Skip to main content
IMA Tax Policy Blog

Retirement Plans Face New Challenges to Demonstrating Compliance

by Tara Schulstad Sciscoe

Ice Miller is an IMA member full service law firm…

Jan. 1, 2017, marked the close of an era for qualified retirement plans and compliance collaboration with the Internal Revenue Service. The IRS largely ended its determination letter program for individually designed qualified retirement plans. The determination letter program provided assurance to plan sponsors that their retirement plan documents—whether the plans were defined benefit, money purchase, cash balance, profit sharing, ESOP or 401(k)—met the Internal Revenue Code’s qualification requirements.

Plan qualification is essential for a number of reasons. Private sector employers may deduct employer contributions to qualified plans from their taxes. Contributions and earnings to qualified plans avoid taxation until they are distributed to plan participants. Employees can make pre-tax contributions to qualified 401(k) plans and tax-free rollover distributions to individual retirement accounts and other eligible retirement plans. These advantages make qualified plan status very attractive to both employers and employees.

IRS determination letters have been critical in providing assurance to plan auditors, investment managers, lenders, third-party administrators, unions and buyers of companies that a retirement plan meets the Internal Revenue Code’s qualification standards. Determination letters have allowed auditing, collective bargaining agreement negotiations, plan administration, initial public offerings, lending transactions, plan investments and mergers and acquisitions to proceed with confidence about a plan’s tax-qualified status. Without a determination letter program or some other way to demonstrate a plan’s tax-qualified status, plan sponsors and retirement plan participants may face a number of challenges and additional costs in undertaking these activities.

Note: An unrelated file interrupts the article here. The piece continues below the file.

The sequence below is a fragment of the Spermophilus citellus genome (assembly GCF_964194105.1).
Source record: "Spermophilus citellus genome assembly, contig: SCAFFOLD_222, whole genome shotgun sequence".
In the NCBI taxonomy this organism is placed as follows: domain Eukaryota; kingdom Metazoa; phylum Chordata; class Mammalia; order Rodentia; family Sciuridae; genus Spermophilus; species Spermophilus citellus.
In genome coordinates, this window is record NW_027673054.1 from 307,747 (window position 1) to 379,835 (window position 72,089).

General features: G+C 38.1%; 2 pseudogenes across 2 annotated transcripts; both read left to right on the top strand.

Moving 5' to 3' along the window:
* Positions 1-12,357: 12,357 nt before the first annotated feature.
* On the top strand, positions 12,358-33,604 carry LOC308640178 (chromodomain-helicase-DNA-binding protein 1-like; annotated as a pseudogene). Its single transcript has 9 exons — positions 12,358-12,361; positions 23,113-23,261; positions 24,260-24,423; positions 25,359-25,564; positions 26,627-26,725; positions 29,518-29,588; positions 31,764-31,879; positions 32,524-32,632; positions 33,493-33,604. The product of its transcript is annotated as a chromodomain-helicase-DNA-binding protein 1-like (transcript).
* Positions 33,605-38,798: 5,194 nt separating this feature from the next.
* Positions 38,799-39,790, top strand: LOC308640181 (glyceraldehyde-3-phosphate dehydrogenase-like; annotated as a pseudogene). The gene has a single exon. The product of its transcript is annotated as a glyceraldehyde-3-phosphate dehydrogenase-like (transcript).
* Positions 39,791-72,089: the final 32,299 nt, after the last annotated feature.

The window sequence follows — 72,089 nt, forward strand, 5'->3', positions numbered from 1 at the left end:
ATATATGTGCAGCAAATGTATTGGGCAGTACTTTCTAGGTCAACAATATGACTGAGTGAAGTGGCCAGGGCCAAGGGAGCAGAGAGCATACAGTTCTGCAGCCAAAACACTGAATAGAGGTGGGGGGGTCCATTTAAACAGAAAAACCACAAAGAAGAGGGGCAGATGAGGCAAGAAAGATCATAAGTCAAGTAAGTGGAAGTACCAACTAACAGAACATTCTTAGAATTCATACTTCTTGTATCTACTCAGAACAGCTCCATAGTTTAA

Operational compliance is also critical for retirement plans. If the IRS discovers an operational failure during an audit, the qualified plan will be subject to sanctions based on the facts and circumstances of the particular failure or failures. Factors considered in determining the amount of a sanction include the steps taken by the plan sponsor to prevent failures, the steps taken by the plan sponsor to identify failures that may have occurred and the extent to which correction of a failure has progressed before the IRS began its examination of the plan. Early identification and correction of any operational failures will also be evidence of the plan sponsor’s reasonable efforts to comply with the Internal Revenue Code in actual plan operation.

In recognition of the ongoing uncertainty and risk created by the termination of the determination letter program, Ice Miller LLP has introduced its Qualified Plan Comply Now Program. Comply Now is designed to assist employers with their continued retirement plan compliance needs through a comprehensive review of the plan in form and, upon request, plan operation. Any required amendments needed for continued qualification will be identified, and if timely adopted, Ice Miller will issue a letter stating the plan document complies with all applicable IRS requirements for plan qualification in form. While a letter issued under Comply Now is not binding on the IRS or other third parties, it will serve a critical role in demonstrating good faith efforts by a plan sponsor to maintain its plan’s tax-advantaged status in both form and operation.

To view the original article, click here.